RMAF 2011 - Denver, USA
- Written by Doug Schneider Doug Schneider
- Parent Category: RMAF 2011 RMAF 2011
- Created: 16 October 2011 16 October 2011
When it comes to doing coverage at shows like this one, reporting on new products is our top priority. As a result, even though we do quite a bit of listening, it's not always in as many rooms, or for as long, as we'd like. So is there any way we can truly say which system provided the best sound at any given show? Probably not. Scratch that. Definitely not.
But there was one system that I will single out at this show as being the best I'd heard -- because it was. What's more, I listened to it three times simply because the sound was so enchanting and inviting -- I just had to do it even though I really didn't have the time.
This system comprised components from three companies: Kaiser of Germany, Concert Fidelity of Japan, and Fono Acustica of Spain. Kaiser had the speakers: Kaweros, featuring a front-firing ribbon tweeter along with front- and rear-firing conventional drivers, all for $66,000 per pair. Concert Fidelity had most of the electronics: ZL-200 mono amps ($40,000 per pair), DAC-040 digital-to-analog converter ($10,000), and CF-080LSX2 preamplifier ($20,000). Concert's amps are pure solid-state, while the DAC and preamp use tubes and solid-state devices. Fono Acustica was in charge of power and cables. Unfortunately I didn't get the model names or prices of these cables or power products -- sorry Acustica. There was also an Esoteric digital player and a modified '70s-era Denon turntable, but those companies weren't formally part of this room.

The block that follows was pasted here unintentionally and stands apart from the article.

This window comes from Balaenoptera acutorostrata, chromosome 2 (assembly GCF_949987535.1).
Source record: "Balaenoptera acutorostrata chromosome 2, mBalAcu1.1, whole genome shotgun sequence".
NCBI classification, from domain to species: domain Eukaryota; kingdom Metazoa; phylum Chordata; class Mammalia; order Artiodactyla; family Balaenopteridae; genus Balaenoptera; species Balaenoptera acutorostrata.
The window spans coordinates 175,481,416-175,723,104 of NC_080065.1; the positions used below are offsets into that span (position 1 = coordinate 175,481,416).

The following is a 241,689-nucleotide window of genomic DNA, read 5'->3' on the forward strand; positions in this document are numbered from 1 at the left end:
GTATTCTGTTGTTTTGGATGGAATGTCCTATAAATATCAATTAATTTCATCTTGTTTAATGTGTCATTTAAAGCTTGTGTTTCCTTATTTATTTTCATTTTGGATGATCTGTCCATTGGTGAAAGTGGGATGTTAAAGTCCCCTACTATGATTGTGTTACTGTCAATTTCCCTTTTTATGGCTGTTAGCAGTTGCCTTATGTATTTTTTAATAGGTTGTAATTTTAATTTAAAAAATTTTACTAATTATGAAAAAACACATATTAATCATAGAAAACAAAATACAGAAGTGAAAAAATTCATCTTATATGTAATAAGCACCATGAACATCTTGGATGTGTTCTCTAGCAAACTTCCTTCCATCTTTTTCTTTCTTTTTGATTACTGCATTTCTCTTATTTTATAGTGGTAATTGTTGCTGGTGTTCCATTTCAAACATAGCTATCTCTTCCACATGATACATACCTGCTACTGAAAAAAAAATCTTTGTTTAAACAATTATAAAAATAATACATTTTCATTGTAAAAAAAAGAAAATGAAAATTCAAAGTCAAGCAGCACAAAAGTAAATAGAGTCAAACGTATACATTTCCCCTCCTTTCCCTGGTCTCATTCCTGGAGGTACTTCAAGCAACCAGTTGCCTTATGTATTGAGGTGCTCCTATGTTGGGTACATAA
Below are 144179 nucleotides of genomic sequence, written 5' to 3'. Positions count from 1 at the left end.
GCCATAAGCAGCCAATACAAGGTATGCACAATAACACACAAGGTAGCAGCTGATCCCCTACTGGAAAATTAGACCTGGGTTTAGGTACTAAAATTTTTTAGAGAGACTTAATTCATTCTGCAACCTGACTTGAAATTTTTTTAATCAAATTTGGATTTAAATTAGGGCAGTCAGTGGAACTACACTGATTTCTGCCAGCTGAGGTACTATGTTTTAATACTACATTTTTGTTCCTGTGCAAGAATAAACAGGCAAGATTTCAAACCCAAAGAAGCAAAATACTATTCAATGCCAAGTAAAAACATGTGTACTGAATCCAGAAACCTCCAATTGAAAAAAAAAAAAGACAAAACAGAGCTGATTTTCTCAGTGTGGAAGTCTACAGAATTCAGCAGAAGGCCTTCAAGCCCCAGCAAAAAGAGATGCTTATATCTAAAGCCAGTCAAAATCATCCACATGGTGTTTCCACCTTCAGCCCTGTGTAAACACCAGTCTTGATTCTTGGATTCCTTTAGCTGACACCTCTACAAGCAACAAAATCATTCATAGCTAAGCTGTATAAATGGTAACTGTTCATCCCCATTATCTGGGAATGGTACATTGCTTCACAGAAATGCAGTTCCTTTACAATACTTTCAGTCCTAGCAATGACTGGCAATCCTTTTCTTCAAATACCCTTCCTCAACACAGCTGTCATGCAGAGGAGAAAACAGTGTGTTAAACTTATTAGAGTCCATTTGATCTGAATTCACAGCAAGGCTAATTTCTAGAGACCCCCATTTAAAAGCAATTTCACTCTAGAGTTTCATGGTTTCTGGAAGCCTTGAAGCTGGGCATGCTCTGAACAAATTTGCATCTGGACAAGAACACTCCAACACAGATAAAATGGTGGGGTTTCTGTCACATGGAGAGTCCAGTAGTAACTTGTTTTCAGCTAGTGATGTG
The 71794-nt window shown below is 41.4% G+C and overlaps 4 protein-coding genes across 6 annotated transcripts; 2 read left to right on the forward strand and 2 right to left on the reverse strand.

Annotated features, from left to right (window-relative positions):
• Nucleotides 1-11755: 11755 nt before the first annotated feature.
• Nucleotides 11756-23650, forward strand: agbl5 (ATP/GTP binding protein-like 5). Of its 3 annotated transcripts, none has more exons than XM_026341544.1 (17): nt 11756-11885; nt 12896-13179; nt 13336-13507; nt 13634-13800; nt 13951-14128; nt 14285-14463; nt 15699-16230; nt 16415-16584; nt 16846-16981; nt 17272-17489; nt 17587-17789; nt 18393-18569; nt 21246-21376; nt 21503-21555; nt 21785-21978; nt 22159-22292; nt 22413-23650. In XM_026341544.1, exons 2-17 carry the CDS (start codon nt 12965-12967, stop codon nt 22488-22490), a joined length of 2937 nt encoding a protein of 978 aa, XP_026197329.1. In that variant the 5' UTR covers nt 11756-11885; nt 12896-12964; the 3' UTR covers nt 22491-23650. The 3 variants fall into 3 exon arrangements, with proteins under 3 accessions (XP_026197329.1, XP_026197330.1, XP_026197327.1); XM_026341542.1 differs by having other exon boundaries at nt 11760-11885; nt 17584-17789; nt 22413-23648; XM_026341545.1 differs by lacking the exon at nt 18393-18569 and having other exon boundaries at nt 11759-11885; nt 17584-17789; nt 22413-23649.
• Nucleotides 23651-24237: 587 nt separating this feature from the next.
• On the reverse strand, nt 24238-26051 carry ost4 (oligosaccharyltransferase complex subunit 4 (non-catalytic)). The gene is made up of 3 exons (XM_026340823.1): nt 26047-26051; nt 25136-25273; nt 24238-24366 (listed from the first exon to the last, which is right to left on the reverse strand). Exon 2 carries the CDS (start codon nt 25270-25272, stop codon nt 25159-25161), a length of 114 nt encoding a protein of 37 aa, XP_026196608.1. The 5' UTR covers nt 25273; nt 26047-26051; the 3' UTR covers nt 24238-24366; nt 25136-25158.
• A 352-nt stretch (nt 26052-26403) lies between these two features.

The price of this system is insanely high, 150 grand or so, but the sound was incredibly good. In particular, the clarity was outstanding and the detail was staggering, yet the system sounded so smooth and inviting that I could have listened for hours. Instead, I listened in three short bursts, which I rarely, if ever, do. This system sounded glorious, and the components looked great to boot.
That point about the looks is doubly true for the Concert Fidelity gear. It looks beefy and masculine in a way that audiophiles tend to like, but it has clean lines and a crisp overall design that makes it look more elegant than most gear. What more could one ask for? A lower price perhaps. Still, I'd love to get this stuff in for review.
I couldn't hear everything at RMAF 2011, but of those systems that I did, this was the best. And based on the large number of people I consistently saw in this room each time I went back, I suspect that others who were in Denver for RMAF probably agreed with me.
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